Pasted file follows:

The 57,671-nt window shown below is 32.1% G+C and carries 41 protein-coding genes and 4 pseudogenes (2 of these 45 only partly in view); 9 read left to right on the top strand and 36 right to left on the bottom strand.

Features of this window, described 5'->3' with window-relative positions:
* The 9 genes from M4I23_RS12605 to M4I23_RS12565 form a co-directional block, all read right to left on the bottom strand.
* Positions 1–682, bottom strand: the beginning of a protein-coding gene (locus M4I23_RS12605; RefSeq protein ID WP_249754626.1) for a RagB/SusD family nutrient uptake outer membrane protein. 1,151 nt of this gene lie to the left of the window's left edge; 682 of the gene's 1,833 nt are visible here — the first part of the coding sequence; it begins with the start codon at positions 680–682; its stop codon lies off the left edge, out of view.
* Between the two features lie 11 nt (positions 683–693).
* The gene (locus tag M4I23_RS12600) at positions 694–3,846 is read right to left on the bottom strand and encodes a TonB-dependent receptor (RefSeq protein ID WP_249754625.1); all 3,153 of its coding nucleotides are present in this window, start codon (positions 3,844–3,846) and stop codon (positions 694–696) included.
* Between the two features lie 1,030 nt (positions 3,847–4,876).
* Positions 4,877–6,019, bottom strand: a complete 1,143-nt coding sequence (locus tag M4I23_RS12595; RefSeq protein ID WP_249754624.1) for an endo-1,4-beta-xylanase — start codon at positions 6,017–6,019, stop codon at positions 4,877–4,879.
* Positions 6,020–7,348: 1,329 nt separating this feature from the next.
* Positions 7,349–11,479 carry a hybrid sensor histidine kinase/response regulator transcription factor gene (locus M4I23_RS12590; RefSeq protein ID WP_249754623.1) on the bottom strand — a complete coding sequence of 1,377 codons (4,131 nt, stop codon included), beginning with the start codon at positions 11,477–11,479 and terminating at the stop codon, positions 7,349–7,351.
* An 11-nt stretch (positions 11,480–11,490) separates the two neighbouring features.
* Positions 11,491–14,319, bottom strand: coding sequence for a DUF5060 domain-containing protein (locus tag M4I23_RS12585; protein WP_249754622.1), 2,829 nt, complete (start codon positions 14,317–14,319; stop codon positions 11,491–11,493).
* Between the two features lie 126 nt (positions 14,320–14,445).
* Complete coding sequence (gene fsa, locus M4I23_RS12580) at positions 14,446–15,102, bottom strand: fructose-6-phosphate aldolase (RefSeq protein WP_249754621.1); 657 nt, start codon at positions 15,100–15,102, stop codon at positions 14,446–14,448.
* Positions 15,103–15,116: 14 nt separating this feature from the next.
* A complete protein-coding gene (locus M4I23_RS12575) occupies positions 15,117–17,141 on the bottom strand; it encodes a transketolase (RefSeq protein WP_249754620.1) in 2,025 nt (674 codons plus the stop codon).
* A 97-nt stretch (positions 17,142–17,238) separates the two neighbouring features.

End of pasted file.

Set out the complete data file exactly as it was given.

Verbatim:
The 57,671-nt window shown below is 32.1% G+C and carries 41 protein-coding genes and 4 pseudogenes (2 of these 45 only partly in view); 9 read left to right on the top strand and 36 right to left on the bottom strand.

Features of this window, described 5'->3' with window-relative positions:
* The 9 genes from M4I23_RS12605 to M4I23_RS12565 form a co-directional block, all read right to left on the bottom strand.
* Positions 1–682, bottom strand: the beginning of a protein-coding gene (locus M4I23_RS12605; RefSeq protein ID WP_249754626.1) for a RagB/SusD family nutrient uptake outer membrane protein. 1,151 nt of this gene lie to the left of the window's left edge; 682 of the gene's 1,833 nt are visible here — the first part of the coding sequence; it begins with the start codon at positions 680–682; its stop codon lies off the left edge, out of view.
* Between the two features lie 11 nt (positions 683–693).
* The gene (locus tag M4I23_RS12600) at positions 694–3,846 is read right to left on the bottom strand and encodes a TonB-dependent receptor (RefSeq protein ID WP_249754625.1); all 3,153 of its coding nucleotides are present in this window, start codon (positions 3,844–3,846) and stop codon (positions 694–696) included.
* Between the two features lie 1,030 nt (positions 3,847–4,876).
* Positions 4,877–6,019, bottom strand: a complete 1,143-nt coding sequence (locus tag M4I23_RS12595; RefSeq protein ID WP_249754624.1) for an endo-1,4-beta-xylanase — start codon at positions 6,017–6,019, stop codon at positions 4,877–4,879.
* Positions 6,020–7,348: 1,329 nt separating this feature from the next.
* Positions 7,349–11,479 carry a hybrid sensor histidine kinase/response regulator transcription factor gene (locus M4I23_RS12590; RefSeq protein ID WP_249754623.1) on the bottom strand — a complete coding sequence of 1,377 codons (4,131 nt, stop codon included), beginning with the start codon at positions 11,477–11,479 and terminating at the stop codon, positions 7,349–7,351.
* An 11-nt stretch (positions 11,480–11,490) separates the two neighbouring features.
* Positions 11,491–14,319, bottom strand: coding sequence for a DUF5060 domain-containing protein (locus tag M4I23_RS12585; protein WP_249754622.1), 2,829 nt, complete (start codon positions 14,317–14,319; stop codon positions 11,491–11,493).
* Between the two features lie 126 nt (positions 14,320–14,445).
* Complete coding sequence (gene fsa, locus M4I23_RS12580) at positions 14,446–15,102, bottom strand: fructose-6-phosphate aldolase (RefSeq protein WP_249754621.1); 657 nt, start codon at positions 15,100–15,102, stop codon at positions 14,446–14,448.
* Positions 15,103–15,116: 14 nt separating this feature from the next.
* A complete protein-coding gene (locus M4I23_RS12575) occupies positions 15,117–17,141 on the bottom strand; it encodes a transketolase (RefSeq protein WP_249754620.1) in 2,025 nt (674 codons plus the stop codon).
* A 97-nt stretch (positions 17,142–17,238) separates the two neighbouring features.